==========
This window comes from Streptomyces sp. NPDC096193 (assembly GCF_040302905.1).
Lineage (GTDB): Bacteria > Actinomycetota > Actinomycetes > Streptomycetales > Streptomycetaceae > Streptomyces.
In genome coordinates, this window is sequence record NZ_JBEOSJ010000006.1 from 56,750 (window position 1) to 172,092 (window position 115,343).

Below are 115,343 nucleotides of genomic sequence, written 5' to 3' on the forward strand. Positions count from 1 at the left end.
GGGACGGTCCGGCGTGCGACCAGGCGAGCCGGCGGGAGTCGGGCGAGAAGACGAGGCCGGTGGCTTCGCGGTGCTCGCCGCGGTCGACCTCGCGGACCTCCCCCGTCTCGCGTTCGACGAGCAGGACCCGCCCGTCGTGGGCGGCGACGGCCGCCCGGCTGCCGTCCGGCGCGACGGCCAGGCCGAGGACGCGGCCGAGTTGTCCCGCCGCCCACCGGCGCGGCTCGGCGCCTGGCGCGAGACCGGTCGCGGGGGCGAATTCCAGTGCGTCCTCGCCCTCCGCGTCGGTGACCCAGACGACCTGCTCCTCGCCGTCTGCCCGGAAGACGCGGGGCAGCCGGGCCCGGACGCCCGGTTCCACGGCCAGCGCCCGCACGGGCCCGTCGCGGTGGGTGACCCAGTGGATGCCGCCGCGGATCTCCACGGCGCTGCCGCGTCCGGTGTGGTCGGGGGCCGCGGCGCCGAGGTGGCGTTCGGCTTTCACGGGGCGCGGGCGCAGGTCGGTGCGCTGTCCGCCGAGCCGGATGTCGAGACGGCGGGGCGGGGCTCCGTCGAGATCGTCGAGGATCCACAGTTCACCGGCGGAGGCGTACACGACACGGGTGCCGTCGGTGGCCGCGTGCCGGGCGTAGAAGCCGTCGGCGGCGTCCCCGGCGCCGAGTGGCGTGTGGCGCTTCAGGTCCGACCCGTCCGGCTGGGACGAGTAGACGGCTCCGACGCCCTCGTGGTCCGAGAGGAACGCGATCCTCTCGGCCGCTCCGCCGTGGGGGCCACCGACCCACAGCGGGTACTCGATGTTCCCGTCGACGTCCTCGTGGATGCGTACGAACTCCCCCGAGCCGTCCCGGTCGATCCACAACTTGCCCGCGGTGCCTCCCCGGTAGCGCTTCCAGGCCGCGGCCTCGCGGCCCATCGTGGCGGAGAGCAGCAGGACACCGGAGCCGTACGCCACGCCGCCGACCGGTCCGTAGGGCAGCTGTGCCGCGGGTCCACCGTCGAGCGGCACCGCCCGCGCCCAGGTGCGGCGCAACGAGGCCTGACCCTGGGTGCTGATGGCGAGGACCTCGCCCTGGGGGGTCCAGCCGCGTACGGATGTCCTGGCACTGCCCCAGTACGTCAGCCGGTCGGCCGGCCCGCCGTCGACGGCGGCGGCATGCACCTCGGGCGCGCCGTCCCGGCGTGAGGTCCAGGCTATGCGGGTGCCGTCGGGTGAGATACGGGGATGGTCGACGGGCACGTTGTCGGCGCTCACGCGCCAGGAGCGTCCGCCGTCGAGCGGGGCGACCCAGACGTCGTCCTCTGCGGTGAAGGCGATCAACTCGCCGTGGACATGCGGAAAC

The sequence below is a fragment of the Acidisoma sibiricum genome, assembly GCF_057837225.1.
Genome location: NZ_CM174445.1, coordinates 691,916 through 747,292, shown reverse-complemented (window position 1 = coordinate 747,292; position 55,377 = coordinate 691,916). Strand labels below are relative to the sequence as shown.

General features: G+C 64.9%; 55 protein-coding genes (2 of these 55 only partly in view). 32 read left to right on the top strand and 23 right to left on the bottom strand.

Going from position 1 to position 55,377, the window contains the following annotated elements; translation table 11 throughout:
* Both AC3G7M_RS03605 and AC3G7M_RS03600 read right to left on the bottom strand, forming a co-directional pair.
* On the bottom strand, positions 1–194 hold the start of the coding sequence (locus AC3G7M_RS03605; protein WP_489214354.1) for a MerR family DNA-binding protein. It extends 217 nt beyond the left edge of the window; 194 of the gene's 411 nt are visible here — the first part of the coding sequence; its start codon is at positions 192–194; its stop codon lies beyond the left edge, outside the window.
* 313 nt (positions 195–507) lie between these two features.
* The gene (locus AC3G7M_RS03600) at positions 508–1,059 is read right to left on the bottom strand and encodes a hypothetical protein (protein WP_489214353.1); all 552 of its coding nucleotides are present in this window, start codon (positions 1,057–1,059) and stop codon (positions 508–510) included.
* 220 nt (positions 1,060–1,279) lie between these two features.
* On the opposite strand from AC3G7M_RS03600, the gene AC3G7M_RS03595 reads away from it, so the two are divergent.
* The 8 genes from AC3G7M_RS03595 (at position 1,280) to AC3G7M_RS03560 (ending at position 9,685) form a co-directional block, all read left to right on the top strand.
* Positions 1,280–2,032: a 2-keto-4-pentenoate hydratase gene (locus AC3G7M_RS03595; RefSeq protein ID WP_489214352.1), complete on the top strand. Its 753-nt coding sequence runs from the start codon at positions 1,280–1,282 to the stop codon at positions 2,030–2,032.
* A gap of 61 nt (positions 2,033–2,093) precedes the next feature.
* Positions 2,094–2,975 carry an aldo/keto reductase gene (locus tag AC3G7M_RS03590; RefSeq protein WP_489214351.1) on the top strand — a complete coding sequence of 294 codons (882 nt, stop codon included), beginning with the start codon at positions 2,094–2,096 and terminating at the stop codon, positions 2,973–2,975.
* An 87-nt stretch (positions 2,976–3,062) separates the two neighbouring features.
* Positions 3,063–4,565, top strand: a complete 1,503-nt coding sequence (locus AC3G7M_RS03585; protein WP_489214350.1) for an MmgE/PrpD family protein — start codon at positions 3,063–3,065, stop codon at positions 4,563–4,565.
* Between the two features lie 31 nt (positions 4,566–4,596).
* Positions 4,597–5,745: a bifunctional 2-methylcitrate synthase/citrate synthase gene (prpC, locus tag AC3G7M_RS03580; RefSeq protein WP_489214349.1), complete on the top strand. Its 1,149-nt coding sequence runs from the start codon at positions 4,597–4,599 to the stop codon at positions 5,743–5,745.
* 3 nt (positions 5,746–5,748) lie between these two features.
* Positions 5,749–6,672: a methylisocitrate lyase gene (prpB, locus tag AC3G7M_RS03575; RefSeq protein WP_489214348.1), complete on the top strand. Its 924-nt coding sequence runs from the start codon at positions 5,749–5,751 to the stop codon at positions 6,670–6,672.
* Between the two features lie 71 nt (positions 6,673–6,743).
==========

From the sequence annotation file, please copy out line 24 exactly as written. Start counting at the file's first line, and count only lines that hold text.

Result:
* 3 nt (positions 5,746–5,748) lie between these two features.